LOWELL -- It may have been a cold, rainy Tuesday morning outside, but stepping inside the Collegiate Charter School of Lowell was like walking into a ray of sunshine.
Children of all ages and backgrounds filled the bright hallways, smiles on their faces. In the lower school wing, kindergartners laughed as they played with blocks and third-graders quietly paid attention in Spanish class. In the music room, students enjoyed a lesson on the contributions of such recently departed musicians as South African jazz pioneer Hugh Masekela and Cranberries singer Dolores O'Riordan.
Just a few short years ago, it was hard to imagine the impending transformation of the former Bradford Industries site on Middlesex Street.
It didn't come without a long planning process and fielding traffic concerns from the neighborhood, said Kathleen McCarthy, a CCSL founder who serves as vice president of its board of directors.
"We had many, many issues that we faced, but we pursued," she said.
Former state Education Commissioner David Driscoll, who toured CCSL Tuesday, said the board showed "a lot of courage" in its persistence, despite the flack it received from others in the community.
Driscoll assisted the school in refining its mission statement and resolving some state concerns about governance and enrollment in 2016.
"It's really a privilege for me to work with them, help them out a little bit, and now work with them as a partner thinking longterm, what should this school look like 10 years from now," he said.
CCSL opened to students in kindergarten through third grade in September 2013, and has added a grade each year since. It didn't have its own building at first, operating out of Transfiguration Greek Orthodox Church and then in the gymnasium of the Hellenic-American Academy.
The 66,000-square-foot school, constructed in two phases, opened in September 2016. It currently holds 754 students from kindergarten through seventh grade. Enrollment has never been a problem, board of directors President Walter McGrail said, noting a waiting list of 150 students.
"I heard that if you go to this school, it will take you somewhere," said seventh-grader Kaemon Wambua, 12, of Lowell, who began attending CCSL last year.
He and fellow seventh-grader Lara Kong, 13, also in her second year at the school, said they have great teachers and quickly made friends.
The building will soon grow larger. The school aims to add a wing for grades 9-12 by September 2019, so that next year's eighth-graders will be able to attend high school at CCSL, McCarthy said. McGrail said the school aims to eventually have a total of 1,200 students across all grades.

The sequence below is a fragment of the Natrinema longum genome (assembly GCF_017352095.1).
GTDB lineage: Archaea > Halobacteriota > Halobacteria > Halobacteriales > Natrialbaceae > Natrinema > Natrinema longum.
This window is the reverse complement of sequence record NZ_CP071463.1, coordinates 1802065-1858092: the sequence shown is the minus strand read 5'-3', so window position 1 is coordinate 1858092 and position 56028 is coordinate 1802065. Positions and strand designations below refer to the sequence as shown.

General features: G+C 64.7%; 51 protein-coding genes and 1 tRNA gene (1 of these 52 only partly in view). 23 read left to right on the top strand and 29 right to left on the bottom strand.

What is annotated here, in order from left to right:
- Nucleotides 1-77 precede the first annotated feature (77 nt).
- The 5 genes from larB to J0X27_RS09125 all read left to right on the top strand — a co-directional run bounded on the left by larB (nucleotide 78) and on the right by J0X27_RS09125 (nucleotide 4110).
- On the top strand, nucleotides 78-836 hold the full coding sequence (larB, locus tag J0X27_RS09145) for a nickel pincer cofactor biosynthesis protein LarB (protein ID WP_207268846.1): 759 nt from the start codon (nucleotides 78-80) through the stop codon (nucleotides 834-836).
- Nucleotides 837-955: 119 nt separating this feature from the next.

The curriculum is set by the school's management company, Minnesota-based SABIS, which operates charter schools around the globe, and is tailored to meet Massachusetts requirements.
McGrail said academic progress is closely monitored and teachers tailor follow-up instruction to student needs.
Jeff Shanahan, CCSL student life coordinator and athletic director, said the diverse student body has a say in its education through the new student life organization. Student leaders in older grades hold weekly meetings to discuss academics and school culture and plan social activities such as dances and events to celebrate Black History Month in February.
Kirsten Hunkapiller, academic quality controller for grades 4-7, said students have excelled in standardized testing.
In their first MCAS 2.0 last spring, for example, she said sixth-grade students overall scored higher than the state average -- 55 percent meeting or exceeding expectations versus 49 percent. Hunkapiller said the teacher who taught sixth-grade math last year will now mentor other teachers.
School officials are proud of how far it has come since its inception and the strong community it has formed. They're also excited for Thursday, when SABIS President Carl Bistany will make his first visit to the school.
McGrail said he looks forward to seeing CCSL's first graduating class and hearing where they will attend college.
"We're broad-minded about the success of the students, and we're hoping our vision of their success in grade 12 will match what our dreams are for them," he said.
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